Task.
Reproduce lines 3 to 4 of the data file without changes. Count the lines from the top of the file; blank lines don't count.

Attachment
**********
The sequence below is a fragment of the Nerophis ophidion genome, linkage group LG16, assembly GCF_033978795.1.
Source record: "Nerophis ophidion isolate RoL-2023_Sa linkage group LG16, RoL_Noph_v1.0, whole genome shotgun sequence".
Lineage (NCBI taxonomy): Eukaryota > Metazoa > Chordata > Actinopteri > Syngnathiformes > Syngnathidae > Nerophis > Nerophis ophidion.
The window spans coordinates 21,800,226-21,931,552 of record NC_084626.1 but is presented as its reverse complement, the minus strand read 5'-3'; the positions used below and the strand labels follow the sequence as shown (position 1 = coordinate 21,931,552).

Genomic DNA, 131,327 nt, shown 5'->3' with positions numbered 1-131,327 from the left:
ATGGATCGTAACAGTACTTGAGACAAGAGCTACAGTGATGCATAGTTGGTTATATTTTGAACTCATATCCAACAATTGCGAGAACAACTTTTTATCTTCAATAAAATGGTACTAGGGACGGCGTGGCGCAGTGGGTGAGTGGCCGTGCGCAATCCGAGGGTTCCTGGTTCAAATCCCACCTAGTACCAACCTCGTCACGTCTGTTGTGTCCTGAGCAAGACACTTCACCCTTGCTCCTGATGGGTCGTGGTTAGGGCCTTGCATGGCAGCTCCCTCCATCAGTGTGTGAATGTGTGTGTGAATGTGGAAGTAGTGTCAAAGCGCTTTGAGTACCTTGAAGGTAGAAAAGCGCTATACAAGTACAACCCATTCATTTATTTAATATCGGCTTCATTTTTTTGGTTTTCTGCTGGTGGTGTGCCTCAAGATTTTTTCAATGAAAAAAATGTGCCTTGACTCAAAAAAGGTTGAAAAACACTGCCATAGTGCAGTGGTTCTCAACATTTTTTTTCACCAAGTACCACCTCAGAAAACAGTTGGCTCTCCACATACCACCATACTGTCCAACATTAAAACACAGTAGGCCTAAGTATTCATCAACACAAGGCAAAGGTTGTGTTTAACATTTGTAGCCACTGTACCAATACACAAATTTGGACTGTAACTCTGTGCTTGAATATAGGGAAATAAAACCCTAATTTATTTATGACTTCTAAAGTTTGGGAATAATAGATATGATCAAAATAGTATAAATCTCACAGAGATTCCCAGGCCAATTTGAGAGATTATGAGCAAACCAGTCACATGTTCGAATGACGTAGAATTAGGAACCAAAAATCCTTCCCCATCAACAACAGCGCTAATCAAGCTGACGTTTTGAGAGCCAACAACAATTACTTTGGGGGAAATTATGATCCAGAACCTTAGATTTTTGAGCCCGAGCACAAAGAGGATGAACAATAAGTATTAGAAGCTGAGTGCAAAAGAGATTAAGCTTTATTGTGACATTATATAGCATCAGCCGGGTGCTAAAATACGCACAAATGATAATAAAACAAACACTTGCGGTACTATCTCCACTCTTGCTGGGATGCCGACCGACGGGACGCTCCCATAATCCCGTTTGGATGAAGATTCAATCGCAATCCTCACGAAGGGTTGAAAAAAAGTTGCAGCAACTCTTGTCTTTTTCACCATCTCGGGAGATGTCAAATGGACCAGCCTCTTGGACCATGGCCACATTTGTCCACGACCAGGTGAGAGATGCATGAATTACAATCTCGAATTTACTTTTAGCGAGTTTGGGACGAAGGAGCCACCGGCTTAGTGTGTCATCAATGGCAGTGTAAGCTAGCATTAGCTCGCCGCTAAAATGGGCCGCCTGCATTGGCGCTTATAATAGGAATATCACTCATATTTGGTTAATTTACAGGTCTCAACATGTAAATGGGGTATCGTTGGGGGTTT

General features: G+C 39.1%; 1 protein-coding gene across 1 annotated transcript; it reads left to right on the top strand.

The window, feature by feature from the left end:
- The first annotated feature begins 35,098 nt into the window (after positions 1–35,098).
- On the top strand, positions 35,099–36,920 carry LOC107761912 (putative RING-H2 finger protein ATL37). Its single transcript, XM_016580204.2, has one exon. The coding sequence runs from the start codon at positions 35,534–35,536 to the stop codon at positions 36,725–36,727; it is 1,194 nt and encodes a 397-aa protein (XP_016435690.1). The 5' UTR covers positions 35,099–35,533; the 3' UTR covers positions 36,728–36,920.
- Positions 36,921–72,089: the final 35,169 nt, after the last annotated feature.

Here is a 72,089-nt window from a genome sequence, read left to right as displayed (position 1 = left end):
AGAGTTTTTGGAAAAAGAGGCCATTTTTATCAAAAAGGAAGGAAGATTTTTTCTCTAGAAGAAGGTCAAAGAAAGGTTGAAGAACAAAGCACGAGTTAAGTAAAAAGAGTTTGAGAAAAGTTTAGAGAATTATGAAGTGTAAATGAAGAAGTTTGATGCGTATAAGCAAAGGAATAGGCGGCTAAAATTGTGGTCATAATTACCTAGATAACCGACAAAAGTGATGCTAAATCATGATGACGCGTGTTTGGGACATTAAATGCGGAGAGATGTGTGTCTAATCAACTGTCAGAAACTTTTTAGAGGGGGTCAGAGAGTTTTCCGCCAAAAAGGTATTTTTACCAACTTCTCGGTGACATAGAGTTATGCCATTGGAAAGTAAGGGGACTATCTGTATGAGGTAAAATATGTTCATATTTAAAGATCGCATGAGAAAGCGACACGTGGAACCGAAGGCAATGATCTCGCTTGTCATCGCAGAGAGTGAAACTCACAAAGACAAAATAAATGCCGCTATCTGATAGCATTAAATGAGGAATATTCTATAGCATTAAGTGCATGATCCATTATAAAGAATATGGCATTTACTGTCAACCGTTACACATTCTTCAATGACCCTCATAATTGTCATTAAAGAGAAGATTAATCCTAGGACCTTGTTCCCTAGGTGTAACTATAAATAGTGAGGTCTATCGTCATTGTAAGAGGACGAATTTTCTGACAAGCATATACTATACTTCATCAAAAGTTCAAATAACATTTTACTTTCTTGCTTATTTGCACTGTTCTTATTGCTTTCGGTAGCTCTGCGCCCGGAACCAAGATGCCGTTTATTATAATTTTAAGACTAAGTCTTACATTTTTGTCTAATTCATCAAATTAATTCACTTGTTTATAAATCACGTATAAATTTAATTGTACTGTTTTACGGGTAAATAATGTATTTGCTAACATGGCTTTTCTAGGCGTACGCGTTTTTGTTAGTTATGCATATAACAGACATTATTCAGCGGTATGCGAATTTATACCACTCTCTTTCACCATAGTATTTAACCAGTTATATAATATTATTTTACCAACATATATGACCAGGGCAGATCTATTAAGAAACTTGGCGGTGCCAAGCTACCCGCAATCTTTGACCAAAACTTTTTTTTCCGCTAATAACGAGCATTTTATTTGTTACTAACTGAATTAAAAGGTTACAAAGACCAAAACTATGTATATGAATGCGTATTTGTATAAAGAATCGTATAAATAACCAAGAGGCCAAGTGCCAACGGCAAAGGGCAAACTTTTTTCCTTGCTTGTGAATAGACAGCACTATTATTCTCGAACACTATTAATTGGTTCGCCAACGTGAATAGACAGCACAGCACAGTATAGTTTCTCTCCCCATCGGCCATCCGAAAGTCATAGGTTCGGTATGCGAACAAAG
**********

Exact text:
Lineage (NCBI taxonomy): Eukaryota > Metazoa > Chordata > Actinopteri > Syngnathiformes > Syngnathidae > Nerophis > Nerophis ophidion.
The window spans coordinates 21,800,226-21,931,552 of record NC_084626.1 but is presented as its reverse complement, the minus strand read 5'-3'; the positions used below and the strand labels follow the sequence as shown (position 1 = coordinate 21,931,552).